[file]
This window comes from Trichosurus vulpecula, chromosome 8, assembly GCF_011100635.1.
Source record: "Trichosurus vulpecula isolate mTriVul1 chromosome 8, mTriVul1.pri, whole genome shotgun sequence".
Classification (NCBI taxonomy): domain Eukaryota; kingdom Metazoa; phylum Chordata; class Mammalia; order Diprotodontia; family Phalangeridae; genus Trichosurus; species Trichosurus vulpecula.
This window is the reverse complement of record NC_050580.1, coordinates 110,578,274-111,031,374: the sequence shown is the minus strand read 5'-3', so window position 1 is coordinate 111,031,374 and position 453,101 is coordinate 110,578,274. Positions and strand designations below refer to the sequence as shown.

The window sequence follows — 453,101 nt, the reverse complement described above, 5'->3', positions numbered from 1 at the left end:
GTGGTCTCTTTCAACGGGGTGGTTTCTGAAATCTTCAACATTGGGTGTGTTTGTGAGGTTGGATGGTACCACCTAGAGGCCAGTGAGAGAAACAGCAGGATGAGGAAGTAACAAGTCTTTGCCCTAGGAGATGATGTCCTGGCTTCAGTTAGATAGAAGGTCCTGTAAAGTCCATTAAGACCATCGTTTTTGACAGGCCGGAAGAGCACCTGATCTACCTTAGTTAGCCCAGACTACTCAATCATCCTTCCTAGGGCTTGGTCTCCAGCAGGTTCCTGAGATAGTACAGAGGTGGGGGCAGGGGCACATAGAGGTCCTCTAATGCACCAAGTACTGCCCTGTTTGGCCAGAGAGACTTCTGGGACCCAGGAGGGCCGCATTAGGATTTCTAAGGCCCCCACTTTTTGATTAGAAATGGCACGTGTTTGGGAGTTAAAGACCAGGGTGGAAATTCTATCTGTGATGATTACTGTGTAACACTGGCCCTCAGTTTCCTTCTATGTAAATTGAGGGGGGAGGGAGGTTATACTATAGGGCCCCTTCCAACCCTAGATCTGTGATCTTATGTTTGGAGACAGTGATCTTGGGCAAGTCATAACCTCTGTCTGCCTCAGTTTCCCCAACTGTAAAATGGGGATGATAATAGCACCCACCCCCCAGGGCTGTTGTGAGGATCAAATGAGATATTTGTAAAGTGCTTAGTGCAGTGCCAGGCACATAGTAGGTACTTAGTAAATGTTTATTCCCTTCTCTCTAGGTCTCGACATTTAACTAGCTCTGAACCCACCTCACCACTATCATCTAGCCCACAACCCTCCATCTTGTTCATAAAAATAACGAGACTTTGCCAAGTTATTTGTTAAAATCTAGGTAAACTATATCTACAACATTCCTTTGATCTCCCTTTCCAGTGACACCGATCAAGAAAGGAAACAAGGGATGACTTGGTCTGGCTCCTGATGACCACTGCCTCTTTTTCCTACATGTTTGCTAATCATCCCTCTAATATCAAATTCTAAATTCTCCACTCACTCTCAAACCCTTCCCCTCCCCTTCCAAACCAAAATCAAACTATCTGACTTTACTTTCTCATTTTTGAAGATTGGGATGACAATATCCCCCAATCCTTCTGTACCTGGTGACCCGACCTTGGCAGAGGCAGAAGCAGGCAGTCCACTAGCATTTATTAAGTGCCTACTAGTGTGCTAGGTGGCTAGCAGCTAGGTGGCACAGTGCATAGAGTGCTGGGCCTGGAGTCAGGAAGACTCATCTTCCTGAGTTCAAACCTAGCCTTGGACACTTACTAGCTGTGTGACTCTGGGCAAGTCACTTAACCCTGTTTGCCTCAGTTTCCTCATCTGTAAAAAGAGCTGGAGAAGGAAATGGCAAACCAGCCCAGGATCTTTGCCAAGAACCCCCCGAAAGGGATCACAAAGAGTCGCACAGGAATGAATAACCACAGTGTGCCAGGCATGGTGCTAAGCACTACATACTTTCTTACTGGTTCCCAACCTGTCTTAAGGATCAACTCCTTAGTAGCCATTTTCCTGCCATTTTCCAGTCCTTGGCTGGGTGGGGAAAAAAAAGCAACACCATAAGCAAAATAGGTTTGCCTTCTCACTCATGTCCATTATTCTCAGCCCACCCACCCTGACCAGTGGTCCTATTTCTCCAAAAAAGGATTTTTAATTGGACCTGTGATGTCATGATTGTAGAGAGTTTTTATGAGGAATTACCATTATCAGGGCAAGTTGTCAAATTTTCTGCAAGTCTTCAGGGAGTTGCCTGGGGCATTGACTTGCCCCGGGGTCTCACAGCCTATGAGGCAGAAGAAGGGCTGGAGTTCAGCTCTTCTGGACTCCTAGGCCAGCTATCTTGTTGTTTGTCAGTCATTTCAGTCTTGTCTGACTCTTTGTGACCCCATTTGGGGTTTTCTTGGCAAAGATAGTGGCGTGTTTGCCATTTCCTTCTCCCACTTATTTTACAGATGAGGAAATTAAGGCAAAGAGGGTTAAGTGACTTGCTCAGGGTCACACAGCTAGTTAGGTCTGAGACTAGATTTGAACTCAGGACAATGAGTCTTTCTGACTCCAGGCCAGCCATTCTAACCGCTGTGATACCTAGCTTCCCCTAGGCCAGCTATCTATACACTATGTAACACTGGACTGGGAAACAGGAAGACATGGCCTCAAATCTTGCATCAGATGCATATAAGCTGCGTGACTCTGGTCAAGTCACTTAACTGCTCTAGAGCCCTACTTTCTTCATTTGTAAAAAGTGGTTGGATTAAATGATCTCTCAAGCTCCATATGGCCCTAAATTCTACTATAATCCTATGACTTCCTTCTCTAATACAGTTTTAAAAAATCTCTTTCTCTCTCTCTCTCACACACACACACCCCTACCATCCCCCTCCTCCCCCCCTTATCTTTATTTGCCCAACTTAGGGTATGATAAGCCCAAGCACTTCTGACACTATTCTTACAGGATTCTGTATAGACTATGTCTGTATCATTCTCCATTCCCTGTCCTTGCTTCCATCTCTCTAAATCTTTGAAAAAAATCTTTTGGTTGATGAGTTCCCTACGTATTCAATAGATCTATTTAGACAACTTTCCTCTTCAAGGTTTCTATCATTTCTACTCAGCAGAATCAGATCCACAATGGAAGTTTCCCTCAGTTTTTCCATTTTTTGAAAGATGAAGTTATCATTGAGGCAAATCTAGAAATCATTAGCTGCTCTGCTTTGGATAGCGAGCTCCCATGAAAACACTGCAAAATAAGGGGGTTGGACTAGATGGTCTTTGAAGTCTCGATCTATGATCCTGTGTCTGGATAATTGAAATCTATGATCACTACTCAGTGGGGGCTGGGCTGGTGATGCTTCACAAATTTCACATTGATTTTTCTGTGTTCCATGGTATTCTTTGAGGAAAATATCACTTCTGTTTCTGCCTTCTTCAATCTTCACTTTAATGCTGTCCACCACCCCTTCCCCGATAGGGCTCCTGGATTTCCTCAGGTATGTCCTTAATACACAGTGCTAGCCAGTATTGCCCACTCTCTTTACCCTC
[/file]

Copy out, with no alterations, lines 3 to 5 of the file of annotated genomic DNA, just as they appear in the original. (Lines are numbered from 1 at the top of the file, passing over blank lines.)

Classification (NCBI taxonomy): domain Eukaryota; kingdom Metazoa; phylum Chordata; class Mammalia; order Diprotodontia; family Phalangeridae; genus Trichosurus; species Trichosurus vulpecula.
This window is the reverse complement of record NC_050580.1, coordinates 110,578,274-111,031,374: the sequence shown is the minus strand read 5'-3', so window position 1 is coordinate 111,031,374 and position 453,101 is coordinate 110,578,274. Positions and strand designations below refer to the sequence as shown.

The window sequence follows — 453,101 nt, the reverse complement described above, 5'->3', positions numbered from 1 at the left end: